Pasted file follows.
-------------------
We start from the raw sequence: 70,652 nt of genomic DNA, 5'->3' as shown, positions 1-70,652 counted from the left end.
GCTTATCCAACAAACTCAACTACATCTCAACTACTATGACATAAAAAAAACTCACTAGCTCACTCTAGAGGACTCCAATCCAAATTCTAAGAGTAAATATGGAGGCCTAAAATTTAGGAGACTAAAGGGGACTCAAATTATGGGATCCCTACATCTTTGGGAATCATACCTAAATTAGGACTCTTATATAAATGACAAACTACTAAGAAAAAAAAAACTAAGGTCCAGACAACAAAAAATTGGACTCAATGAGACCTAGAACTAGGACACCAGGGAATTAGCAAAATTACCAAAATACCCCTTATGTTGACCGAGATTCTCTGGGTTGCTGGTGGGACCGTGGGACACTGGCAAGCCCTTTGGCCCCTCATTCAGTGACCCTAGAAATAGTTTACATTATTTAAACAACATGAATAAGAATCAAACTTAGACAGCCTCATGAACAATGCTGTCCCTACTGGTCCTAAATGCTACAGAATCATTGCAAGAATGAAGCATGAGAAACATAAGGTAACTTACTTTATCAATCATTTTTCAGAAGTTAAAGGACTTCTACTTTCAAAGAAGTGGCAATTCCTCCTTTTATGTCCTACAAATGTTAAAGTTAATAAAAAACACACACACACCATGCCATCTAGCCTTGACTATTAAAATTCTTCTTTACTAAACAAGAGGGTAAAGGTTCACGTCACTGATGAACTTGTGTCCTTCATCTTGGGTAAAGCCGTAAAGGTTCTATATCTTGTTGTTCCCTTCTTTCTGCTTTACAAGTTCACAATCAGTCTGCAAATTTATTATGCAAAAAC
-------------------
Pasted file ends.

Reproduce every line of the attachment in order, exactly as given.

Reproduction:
We start from the raw sequence: 70,652 nt of genomic DNA, 5'->3' as shown, positions 1-70,652 counted from the left end.
GCTTATCCAACAAACTCAACTACATCTCAACTACTATGACATAAAAAAAACTCACTAGCTCACTCTAGAGGACTCCAATCCAAATTCTAAGAGTAAATATGGAGGCCTAAAATTTAGGAGACTAAAGGGGACTCAAATTATGGGATCCCTACATCTTTGGGAATCATACCTAAATTAGGACTCTTATATAAATGACAAACTACTAAGAAAAAAAAAACTAAGGTCCAGACAACAAAAAATTGGACTCAATGAGACCTAGAACTAGGACACCAGGGAATTAGCAAAATTACCAAAATACCCCTTATGTTGACCGAGATTCTCTGGGTTGCTGGTGGGACCGTGGGACACTGGCAAGCCCTTTGGCCCCTCATTCAGTGACCCTAGAAATAGTTTACATTATTTAAACAACATGAATAAGAATCAAACTTAGACAGCCTCATGAACAATGCTGTCCCTACTGGTCCTAAATGCTACAGAATCATTGCAAGAATGAAGCATGAGAAACATAAGGTAACTTACTTTATCAATCATTTTTCAGAAGTTAAAGGACTTCTACTTTCAAAGAAGTGGCAATTCCTCCTTTTATGTCCTACAAATGTTAAAGTTAATAAAAAACACACACACACCATGCCATCTAGCCTTGACTATTAAAATTCTTCTTTACTAAACAAGAGGGTAAAGGTTCACGTCACTGATGAACTTGTGTCCTTCATCTTGGGTAAAGCCGTAAAGGTTCTATATCTTGTTGTTCCCTTCTTTCTGCTTTACAAGTTCACAATCAGTCTGCAAATTTATTATGCAAAAAC